By Barbara Ganley, July 28, 2011 - 9:10pm
Beyond the windows the potatoes lie waiting, fat in their beds; the cilantro shakes its coriander seed-heads in the sullen breeze; the zinnias and nasturtiums shoot their neon pinks, reds and yellows through the garden; the chamomile needs picking…again. The hot peppers redden; the tomatillos set fruit; the peaches swell. The zucchini, cucumber, and tomato plants grow to gargantuan proportions as though transported from a folktale. The bean tendrils snake up their poles and along their fences, adding a good foot or more every day, it seems. Colors and sizes are intense, immense, the garden responding to our hot, hotter summers.
I get up at dawn to work outside or at the stove until surrendering to cooler pursuits. This week I’ve cleared out the spent peas and favas, the bolted early lettuces but have left the oregano and arugula flowers for the bees. Thank goodness I planted the tenderest greens in a cool, half-shady spot or they’d turn bitter and fierce-tasting in this stretch of heat. I’ve harvested the last of the first crops of beets and fennel. The 120 heads of garlic are pulled and washed and now hang from the rafters, curing, sending their sweet scent into the warm air. Chamomile, lemon verbena, mint, thyme, za’atar and calendula keep the de-hydrator buzzing in the basement. This year’s berry and currant jams as well as the cassis and currant shrub fill their jars lining the shelves of the cool room. Blueberries and raspberries and cherries, pestos and broths are snug in the freezer. A half-summer’s work done. Next winter’s taste of now.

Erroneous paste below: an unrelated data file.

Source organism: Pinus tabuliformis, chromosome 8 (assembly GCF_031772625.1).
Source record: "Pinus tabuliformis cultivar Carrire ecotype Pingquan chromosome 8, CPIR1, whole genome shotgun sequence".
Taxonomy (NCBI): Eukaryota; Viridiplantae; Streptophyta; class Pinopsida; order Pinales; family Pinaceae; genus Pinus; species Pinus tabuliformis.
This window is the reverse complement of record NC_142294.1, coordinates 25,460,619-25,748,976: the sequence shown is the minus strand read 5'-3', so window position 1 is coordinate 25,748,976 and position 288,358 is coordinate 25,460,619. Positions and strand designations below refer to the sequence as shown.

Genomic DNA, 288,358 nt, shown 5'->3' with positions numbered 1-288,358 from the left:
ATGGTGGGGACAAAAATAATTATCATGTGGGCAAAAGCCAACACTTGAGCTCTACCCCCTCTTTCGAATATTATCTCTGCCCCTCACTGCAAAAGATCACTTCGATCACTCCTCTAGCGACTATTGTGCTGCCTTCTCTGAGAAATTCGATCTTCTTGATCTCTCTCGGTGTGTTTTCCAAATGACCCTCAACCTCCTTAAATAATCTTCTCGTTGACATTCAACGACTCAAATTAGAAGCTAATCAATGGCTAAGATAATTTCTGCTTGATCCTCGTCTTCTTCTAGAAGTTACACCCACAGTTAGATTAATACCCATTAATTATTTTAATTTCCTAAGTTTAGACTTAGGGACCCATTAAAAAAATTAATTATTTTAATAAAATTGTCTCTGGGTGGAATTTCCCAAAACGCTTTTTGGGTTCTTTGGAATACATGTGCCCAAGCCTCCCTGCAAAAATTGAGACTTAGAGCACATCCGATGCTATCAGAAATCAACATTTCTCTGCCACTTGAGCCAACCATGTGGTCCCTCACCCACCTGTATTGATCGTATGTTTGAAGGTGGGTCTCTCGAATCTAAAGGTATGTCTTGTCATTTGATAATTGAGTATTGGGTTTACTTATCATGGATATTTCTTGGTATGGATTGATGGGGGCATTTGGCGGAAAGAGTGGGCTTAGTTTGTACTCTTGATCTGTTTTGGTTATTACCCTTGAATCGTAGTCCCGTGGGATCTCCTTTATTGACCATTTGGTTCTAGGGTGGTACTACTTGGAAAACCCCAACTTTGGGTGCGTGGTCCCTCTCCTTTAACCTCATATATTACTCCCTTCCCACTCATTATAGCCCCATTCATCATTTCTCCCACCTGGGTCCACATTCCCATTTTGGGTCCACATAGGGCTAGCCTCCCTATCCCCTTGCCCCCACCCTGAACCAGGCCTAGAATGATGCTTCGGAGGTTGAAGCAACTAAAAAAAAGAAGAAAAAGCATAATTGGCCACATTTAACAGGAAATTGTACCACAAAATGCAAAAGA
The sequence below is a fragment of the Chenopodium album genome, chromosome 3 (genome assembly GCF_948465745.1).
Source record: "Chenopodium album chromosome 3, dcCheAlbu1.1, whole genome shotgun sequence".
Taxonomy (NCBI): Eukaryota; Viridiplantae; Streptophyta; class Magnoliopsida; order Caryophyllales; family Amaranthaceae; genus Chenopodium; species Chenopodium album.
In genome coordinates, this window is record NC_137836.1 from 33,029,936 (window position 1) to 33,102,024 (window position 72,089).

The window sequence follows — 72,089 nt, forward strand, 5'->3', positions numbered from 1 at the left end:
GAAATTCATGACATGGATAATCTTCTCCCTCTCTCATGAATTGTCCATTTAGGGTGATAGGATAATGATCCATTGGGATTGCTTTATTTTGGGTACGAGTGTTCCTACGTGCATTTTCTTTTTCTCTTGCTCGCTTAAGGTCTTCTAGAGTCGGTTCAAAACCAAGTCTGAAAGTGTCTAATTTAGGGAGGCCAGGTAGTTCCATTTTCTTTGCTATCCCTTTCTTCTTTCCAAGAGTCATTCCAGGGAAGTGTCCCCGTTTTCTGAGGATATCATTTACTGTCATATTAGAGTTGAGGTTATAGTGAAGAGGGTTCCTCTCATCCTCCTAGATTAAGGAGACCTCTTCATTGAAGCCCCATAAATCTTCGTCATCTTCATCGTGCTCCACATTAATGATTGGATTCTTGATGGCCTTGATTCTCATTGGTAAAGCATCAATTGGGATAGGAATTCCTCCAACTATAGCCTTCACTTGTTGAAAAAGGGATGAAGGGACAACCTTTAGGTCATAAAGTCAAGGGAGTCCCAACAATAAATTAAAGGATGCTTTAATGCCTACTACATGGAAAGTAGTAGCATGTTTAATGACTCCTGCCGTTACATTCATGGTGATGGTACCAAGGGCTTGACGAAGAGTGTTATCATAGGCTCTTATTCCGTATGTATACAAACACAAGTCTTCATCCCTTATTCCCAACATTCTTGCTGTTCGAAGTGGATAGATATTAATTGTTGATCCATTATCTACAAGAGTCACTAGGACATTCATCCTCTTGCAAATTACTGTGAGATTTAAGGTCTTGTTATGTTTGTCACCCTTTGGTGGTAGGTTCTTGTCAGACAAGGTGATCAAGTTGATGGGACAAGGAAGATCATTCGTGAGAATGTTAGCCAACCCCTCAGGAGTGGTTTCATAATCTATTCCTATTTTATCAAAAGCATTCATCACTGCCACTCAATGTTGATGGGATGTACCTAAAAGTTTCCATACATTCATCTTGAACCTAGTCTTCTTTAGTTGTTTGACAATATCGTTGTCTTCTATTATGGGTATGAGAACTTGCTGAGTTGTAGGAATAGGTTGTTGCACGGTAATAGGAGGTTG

Yes, everything points to fall. The baby rabbit who lives under the potato leaves is not such a baby anymore. The swallows have left the nesting boxes to line the telephone wires down by the road. Any day now they will fly off and won’t return until spring. My friend Bryan writes about eyeing his potatoes and corn for winter storage, carefully doling out what can be eaten fresh, what needs to be saved for January (see his post at Open View Gardens). Kate is making pesto. I need to do more of the same. Much more of the same. I walk the gardens and orchard each dawn to plan the morning’s harvest, the evening’s canning, freezing, drying, storing.
But planning for fall also means planting for fall. The garden is in constant motion, a restless mosaic of the stages of plant life. In this heat wave it seems absurd to plant anything much less peas and favas, cilantro and lettuces, carrots and beets and fennel. But plant I do, careful to sow fast-growers like lettuce and basil and cilantro under the half-shade of the cherry tree so they do not bolt. Peas and favas go near sunflowers and tall tomatoes that will shade them from any intense heat of August but then will gather and hold the warmth remaining in September. Soon I’ll plant spinach and arugula, rapini and radishes under cooling shade cloth that I can replace with warming tunnel covers, the way it's done in Montreal’s Botanical Gardens, so that they’ll germinate and grow without burning up now and then keep producing through the first frosts. We’ll have fresh vegetables deep into fall.
But as I keep an eye on fall’s approach and winter’s needs, I’ll revel in summer. Even in this heat. And that means eating raspberries and tomatoes the way kids do-- as we pick them, warm and perfect. That means serving fresh potatoes and plump uncured garlic and squash blossoms nearly every day. That means making cool cucumber soups and zucchini purees that not only keep up with the astonishing output, but that delight the palate and make me glad that we’re right here, right now, at the end of July.